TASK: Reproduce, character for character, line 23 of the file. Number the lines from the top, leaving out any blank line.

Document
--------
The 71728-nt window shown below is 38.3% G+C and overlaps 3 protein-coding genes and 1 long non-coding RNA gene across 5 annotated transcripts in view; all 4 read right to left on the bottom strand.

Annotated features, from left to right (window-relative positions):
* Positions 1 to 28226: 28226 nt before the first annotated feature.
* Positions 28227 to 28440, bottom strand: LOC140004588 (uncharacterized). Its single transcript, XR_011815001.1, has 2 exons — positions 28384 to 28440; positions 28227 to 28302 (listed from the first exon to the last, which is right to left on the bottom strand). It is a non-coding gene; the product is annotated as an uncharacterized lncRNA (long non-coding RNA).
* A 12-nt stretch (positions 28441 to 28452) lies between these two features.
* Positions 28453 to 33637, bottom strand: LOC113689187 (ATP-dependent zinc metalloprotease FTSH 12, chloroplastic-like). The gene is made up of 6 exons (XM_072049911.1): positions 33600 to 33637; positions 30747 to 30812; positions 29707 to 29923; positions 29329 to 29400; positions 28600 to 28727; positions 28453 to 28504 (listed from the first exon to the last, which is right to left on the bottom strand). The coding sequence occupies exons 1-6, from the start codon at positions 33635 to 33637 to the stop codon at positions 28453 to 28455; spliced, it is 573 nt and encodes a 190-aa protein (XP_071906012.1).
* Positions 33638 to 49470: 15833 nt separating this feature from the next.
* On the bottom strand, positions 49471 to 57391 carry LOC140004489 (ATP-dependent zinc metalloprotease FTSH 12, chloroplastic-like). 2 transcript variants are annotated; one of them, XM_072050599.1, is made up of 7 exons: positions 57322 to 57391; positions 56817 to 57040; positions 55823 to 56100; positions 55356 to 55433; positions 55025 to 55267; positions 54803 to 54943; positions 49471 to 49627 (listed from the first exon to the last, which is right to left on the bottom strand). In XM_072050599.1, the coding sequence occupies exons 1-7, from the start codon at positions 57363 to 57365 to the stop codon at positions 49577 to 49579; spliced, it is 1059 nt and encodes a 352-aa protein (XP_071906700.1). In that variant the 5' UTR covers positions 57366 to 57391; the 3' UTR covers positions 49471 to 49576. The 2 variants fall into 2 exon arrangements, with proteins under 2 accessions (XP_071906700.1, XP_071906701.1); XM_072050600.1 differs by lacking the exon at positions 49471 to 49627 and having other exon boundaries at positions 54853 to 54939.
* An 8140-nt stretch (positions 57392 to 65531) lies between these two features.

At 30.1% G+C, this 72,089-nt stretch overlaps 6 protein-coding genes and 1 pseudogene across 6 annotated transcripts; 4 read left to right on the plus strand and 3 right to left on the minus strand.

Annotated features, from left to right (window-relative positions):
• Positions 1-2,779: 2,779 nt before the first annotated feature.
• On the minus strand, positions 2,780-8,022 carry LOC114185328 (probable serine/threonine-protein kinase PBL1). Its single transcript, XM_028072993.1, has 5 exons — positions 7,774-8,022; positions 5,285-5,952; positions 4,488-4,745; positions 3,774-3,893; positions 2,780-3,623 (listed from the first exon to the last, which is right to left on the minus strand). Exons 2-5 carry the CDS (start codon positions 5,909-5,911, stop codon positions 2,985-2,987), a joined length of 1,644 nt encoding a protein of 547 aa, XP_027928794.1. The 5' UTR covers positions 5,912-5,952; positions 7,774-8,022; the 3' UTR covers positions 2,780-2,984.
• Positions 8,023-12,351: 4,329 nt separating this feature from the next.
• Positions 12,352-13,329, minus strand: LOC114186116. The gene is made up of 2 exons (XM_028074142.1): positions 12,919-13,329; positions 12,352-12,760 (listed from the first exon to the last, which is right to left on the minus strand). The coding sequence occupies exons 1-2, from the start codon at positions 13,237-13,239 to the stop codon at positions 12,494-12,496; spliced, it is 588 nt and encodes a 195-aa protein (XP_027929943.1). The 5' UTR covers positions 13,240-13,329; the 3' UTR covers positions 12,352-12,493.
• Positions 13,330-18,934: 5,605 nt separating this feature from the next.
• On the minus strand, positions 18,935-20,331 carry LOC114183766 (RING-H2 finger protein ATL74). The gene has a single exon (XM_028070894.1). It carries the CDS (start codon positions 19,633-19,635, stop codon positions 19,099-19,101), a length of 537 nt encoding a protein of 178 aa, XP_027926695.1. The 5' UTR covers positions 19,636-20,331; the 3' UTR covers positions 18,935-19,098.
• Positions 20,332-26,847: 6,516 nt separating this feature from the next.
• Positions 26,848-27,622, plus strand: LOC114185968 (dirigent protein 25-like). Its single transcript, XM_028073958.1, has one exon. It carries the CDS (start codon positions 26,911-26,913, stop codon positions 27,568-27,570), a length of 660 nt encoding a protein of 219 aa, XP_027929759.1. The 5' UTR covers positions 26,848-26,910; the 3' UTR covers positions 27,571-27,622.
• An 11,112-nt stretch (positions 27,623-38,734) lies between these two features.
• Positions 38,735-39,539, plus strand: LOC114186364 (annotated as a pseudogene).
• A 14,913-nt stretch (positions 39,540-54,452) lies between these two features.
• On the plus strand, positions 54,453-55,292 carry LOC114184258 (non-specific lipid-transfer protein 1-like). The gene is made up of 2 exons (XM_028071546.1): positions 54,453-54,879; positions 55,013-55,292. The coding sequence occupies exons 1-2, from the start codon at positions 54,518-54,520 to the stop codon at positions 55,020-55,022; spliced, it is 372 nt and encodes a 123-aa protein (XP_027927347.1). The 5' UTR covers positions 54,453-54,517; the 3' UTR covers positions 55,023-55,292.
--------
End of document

• On the plus strand, positions 54,453-55,292 carry LOC114184258 (non-specific lipid-transfer protein 1-like). The gene is made up of 2 exons (XM_028071546.1): positions 54,453-54,879; positions 55,013-55,292. The coding sequence occupies exons 1-2, from the start codon at positions 54,518-54,520 to the stop codon at positions 55,020-55,022; spliced, it is 372 nt and encodes a 123-aa protein (XP_027927347.1). The 5' UTR covers positions 54,453-54,517; the 3' UTR covers positions 55,023-55,292.